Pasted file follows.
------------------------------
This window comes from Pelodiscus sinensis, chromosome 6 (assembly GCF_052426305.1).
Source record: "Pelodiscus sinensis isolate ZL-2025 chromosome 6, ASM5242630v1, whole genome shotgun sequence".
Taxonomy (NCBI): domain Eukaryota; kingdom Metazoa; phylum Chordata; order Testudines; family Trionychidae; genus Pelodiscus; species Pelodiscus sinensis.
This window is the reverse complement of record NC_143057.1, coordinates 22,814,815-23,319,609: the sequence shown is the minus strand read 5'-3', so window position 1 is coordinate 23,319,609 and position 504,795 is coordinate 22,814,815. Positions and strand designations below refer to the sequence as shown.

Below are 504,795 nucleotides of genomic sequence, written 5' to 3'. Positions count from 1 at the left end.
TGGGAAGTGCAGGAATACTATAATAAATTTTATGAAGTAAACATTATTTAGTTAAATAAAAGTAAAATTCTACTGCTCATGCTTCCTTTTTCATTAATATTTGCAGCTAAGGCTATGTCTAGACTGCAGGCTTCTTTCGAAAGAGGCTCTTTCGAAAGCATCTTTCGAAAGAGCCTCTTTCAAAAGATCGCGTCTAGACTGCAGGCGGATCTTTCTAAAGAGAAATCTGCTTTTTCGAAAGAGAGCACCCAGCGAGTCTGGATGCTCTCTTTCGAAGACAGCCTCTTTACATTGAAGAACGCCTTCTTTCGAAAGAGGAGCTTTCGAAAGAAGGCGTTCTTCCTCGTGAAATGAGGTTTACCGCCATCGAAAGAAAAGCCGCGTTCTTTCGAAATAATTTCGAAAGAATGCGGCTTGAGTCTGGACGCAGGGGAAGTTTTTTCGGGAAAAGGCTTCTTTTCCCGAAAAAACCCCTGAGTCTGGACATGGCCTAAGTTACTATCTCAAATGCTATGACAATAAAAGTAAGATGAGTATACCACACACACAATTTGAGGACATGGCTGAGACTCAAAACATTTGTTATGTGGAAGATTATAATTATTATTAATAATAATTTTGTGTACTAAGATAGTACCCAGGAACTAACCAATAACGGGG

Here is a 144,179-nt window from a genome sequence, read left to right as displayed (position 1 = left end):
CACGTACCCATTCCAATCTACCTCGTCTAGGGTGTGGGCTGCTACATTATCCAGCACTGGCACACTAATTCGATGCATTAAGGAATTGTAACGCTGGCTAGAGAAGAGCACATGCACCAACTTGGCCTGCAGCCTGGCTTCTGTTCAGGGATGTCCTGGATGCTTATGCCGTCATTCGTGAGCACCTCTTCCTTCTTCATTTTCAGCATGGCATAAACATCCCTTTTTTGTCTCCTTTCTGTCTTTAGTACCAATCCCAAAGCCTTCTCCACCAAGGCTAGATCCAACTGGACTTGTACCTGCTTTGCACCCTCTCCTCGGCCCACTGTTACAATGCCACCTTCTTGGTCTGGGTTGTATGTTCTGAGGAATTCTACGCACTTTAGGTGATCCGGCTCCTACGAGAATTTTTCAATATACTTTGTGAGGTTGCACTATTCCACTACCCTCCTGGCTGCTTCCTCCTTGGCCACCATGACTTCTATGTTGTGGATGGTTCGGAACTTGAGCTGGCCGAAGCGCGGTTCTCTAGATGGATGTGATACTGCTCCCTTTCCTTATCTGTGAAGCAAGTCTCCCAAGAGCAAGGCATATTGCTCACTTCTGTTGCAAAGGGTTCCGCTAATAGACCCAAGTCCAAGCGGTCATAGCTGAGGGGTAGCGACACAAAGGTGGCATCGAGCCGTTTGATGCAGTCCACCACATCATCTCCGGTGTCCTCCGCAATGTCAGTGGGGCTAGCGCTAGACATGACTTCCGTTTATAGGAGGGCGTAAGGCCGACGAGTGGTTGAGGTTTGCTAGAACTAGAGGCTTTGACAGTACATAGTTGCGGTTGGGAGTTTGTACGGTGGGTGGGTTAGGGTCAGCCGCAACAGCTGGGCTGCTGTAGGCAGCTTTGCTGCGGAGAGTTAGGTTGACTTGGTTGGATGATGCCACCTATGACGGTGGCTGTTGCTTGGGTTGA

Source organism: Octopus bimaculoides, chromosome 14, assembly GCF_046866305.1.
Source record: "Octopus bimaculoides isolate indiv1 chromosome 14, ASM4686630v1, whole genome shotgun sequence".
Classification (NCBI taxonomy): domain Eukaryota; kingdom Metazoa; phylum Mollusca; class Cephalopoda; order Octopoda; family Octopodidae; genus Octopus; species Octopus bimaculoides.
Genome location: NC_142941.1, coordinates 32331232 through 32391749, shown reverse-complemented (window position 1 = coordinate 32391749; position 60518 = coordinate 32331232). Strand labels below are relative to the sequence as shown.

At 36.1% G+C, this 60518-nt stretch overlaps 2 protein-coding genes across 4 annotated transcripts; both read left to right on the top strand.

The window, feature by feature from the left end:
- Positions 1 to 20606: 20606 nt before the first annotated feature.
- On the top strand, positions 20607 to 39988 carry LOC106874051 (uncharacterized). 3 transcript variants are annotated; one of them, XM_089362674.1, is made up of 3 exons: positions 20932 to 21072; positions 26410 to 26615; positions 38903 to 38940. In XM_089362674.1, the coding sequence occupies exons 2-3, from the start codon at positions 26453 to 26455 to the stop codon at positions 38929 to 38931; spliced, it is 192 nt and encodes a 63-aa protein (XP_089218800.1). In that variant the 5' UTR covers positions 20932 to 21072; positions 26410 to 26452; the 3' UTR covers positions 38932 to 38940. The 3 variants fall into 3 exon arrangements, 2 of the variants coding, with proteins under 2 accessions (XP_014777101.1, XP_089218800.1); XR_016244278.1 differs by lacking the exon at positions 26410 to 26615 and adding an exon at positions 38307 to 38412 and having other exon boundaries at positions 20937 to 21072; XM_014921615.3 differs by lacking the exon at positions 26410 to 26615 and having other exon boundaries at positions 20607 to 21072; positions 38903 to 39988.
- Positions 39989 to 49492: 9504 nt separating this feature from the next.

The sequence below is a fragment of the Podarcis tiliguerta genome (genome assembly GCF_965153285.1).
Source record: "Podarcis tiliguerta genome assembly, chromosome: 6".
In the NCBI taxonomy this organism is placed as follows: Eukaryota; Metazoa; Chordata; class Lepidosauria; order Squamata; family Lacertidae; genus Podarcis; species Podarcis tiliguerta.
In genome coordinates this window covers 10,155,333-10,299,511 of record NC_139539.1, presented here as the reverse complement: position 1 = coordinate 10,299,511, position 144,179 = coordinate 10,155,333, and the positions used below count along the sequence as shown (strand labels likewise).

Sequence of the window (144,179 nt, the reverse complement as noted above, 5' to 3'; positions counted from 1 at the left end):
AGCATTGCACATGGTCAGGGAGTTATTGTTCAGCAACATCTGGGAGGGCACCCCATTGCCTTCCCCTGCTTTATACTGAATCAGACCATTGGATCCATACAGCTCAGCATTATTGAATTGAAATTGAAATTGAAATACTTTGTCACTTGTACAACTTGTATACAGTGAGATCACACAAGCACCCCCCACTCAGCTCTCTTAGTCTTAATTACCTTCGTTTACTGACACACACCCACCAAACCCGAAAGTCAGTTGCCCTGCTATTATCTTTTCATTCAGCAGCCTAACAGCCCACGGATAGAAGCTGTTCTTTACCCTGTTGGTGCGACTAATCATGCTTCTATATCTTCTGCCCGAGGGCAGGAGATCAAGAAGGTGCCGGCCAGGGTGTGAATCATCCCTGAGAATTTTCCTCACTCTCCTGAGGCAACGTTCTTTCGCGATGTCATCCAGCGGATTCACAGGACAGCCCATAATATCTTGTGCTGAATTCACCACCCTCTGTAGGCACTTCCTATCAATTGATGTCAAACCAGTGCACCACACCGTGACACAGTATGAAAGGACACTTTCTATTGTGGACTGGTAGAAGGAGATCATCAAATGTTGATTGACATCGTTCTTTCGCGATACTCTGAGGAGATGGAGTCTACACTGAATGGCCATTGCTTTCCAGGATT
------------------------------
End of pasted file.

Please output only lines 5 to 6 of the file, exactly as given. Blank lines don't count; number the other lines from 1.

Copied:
Below are 504,795 nucleotides of genomic sequence, written 5' to 3'. Positions count from 1 at the left end.
TGGGAAGTGCAGGAATACTATAATAAATTTTATGAAGTAAACATTATTTAGTTAAATAAAAGTAAAATTCTACTGCTCATGCTTCCTTTTTCATTAATATTTGCAGCTAAGGCTATGTCTAGACTGCAGGCTTCTTTCGAAAGAGGCTCTTTCGAAAGCATCTTTCGAAAGAGCCTCTTTCAAAAGATCGCGTCTAGACTGCAGGCGGATCTTTCTAAAGAGAAATCTGCTTTTTCGAAAGAGAGCACCCAGCGAGTCTGGATGCTCTCTTTCGAAGACAGCCTCTTTACATTGAAGAACGCCTTCTTTCGAAAGAGGAGCTTTCGAAAGAAGGCGTTCTTCCTCGTGAAATGAGGTTTACCGCCATCGAAAGAAAAGCCGCGTTCTTTCGAAATAATTTCGAAAGAATGCGGCTTGAGTCTGGACGCAGGGGAAGTTTTTTCGGGAAAAGGCTTCTTTTCCCGAAAAAACCCCTGAGTCTGGACATGGCCTAAGTTACTATCTCAAATGCTATGACAATAAAAGTAAGATGAGTATACCACACACACAATTTGAGGACATGGCTGAGACTCAAAACATTTGTTATGTGGAAGATTATAATTATTATTAATAATAATTTTGTGTACTAAGATAGTACCCAGGAACTAACCAATAACGGGG